Nine hours later, another bus pulls up and offers to take passengers to Tijuana if they are willing to stand the rest of the way. Nayeli, Tacho, Yolo, and Vampi board the new bus, and Nayeli is nauseated by the smell of her own and others' body odor. Tacho's eyes are swollen from crying, and Yolo's eyes are dark with disbelief. Vampi manages to swoon into an old cowboy's lap. Finally, the driver points out the American border. Tacho notes that the other side looks just like Mexico, and Nayeli tries to meditate.
Tacho's observation about the border suggests early on that things won't be much different in the US than they are in Mexico. Tacho’s comment is also implies that borders aren’t all that meaningful—in this case, the border imposes geographic boundaries, but the land still looks the same on both sides.
Nayeli watches the landscape as the bus drives down into Tijuana. Shacks give way to small houses, and the bus enters the center of the city. Tacho points at the tall fence with white trucks on the other side. Nayeli thinks that the US doesn't look as nice as it does in movies. The bus stops at the far side of the city and lets them off, and Nayeli decides to call Chava so they can take showers at his house. They discover that their bags were never transferred from the last bus, and Yolo begins to cry.
Nayeli is already beginning to understand that the US is probably not as nice, kind, or clean as Tía Irma (or the movies) told her it would be. The Border Patrol agents on the other side also mean that the girls are in for a shock: policing the border suggests outright that the Americans don't want Nayeli there, despite Nayeli’s previous belief that the Americans will surely welcome her.
When Nayeli asks a man where she can find a phone booth, he briskly tells her to use her cell phone and rushes away. Tacho suggests they go downtown to find food, and Vampi whispers to Nayeli that she started her period, and her supplies are in her missing bag. Nayeli finds a tampon in her purse, and Vampi's eyes widen: her grandmother doesn't let her use tampons, so Vampi doesn't know how to use one. Nayeli and Yolo accompany Vampi to the restroom to help her, and Tacho wonders if he's the only one aware that they're in trouble.
The man’s unwillingness to help Nayeli shows the contrast between rural, community-minded Tres Camarones and urban, (seemingly) unfriendly Tijuana. In addition, Vampi’s grandmother likely didn’t have access to tampons while she was growing up, so she perceives tampons as being strange, scary, and different. Echoing Tres Camarones’ dislike of change, Vampi’s grandmother forbids Vampi from using tampons and shelters her from new ideas and ways of doing things.
Tacho, Nayeli, Yolo, and Vampi pile into a taxi with two other people to go downtown. Loud music pulses out of bars and shops, and Tacho begins to think he might like Tijuana. A man in blue eye shadow calls Tacho handsome, and Vampi comments on the eye shadow. Tacho notices the soldiers with machine guns but says nothing, and finally, the group is swept into the upstairs of a restaurant. They all order beer and watch the tourists.
The man in eye shadow suggests that there might be openly gay men (who are presumably far more comfortable presenting a less traditionally masculine front) in Tijuana, which is again an indicator that Tijuana is a part of the modern world. The machine guns, however, suggest that the modern world has its dangers as well.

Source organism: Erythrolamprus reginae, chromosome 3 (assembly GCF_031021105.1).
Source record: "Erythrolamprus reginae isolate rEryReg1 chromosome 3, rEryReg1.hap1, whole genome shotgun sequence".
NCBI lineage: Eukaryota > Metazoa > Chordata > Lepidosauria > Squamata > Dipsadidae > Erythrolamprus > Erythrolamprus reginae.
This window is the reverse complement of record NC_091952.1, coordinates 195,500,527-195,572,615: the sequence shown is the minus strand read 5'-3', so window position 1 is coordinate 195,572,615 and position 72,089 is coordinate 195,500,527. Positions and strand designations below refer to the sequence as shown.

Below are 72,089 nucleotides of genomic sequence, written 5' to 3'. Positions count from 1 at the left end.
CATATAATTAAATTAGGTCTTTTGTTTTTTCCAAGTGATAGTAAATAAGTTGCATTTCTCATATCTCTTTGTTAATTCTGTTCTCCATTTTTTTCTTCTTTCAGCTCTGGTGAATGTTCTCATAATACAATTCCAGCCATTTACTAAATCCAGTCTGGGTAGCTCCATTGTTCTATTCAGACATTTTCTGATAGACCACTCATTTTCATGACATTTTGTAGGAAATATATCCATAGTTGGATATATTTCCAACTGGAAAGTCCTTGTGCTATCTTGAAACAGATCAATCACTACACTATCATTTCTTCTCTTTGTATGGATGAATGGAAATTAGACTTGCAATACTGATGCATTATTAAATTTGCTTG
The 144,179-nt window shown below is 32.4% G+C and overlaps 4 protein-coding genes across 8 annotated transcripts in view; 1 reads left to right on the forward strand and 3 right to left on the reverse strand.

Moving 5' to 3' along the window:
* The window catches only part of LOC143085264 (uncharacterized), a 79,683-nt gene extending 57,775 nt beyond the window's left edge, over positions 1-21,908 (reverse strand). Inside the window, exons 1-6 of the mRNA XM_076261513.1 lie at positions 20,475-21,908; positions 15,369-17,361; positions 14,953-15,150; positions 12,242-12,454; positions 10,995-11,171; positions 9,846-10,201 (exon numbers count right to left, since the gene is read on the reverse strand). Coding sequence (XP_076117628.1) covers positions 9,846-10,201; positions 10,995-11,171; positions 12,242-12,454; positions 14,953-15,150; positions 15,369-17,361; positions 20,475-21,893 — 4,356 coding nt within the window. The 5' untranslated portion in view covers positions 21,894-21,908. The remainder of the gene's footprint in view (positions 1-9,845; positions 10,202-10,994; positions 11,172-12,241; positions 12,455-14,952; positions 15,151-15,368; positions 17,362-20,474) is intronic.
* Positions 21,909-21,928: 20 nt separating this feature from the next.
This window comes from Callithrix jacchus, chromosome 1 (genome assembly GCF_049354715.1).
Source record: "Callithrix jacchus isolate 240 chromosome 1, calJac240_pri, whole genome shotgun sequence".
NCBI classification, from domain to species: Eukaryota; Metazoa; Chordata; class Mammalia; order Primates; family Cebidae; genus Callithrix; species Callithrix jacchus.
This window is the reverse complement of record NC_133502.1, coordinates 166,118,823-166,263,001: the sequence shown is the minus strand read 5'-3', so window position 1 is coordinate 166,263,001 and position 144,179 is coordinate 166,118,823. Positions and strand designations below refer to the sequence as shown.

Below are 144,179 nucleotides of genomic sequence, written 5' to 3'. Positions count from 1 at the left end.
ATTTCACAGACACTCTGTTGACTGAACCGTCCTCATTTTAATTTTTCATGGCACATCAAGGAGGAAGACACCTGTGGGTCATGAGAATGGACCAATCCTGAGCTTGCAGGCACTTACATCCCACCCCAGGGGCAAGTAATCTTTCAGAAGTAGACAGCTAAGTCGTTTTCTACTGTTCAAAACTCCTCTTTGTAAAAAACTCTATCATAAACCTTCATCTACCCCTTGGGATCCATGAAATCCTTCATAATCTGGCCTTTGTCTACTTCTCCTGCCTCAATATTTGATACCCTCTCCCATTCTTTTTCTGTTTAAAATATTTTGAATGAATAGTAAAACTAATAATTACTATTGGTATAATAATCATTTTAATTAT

Tacho orders carne asada and scoffs at the idea of flour tortillas when the server asks if he wants corn or flour. The server says that he can tell Tacho is from the south and tells him to be careful. He directs Nayeli to a payphone but tells her not to call her "coyotes" from the restaurant. Tacho asks how the server knows they want to cross the border, and the server insists he's seen it a million times. When Tacho asks for advice, the server says to get a passport.
The term "coyote" refers to people who smuggle individuals over the border. The server's advice to get a passport indicates that the coyotes are not an effective or safe way to cross the border. Like the ticket taker at the bus stop, the server automatically recognizes that Tacho and the girls are trying to cross the border illegally, which shows that they are not as discreet as they think they are.
Nayeli gets coins for the payphone and admires the American women in the hallway by the phone and the bathrooms. She drops in coins and tries to dial the number Tía Irma gave her. The phone spits the coins back out, and Nayeli dials the operator. The operator insists that phone numbers haven't begun with LIB since 1964, and there are no listings for a Chavarín in Tijuana or any nearby cities. Nayeli nervously returns to the table, where Yolo and Vampi are drunk on two beers each and laughing. She shakes her head at Tacho, and Tacho turns away.
Tacho and the girls now have proof that Irma's conception of the US and of their journey is based on extremely outdated information. This means that Tacho and the girls must press on and figure out independently how the modern world works. In addition, the tone of this passage implies that being drunk on two beers is indicative of youth and immaturity, suggesting that Vampi and Yolo are young, innocent, and unprepared for this journey.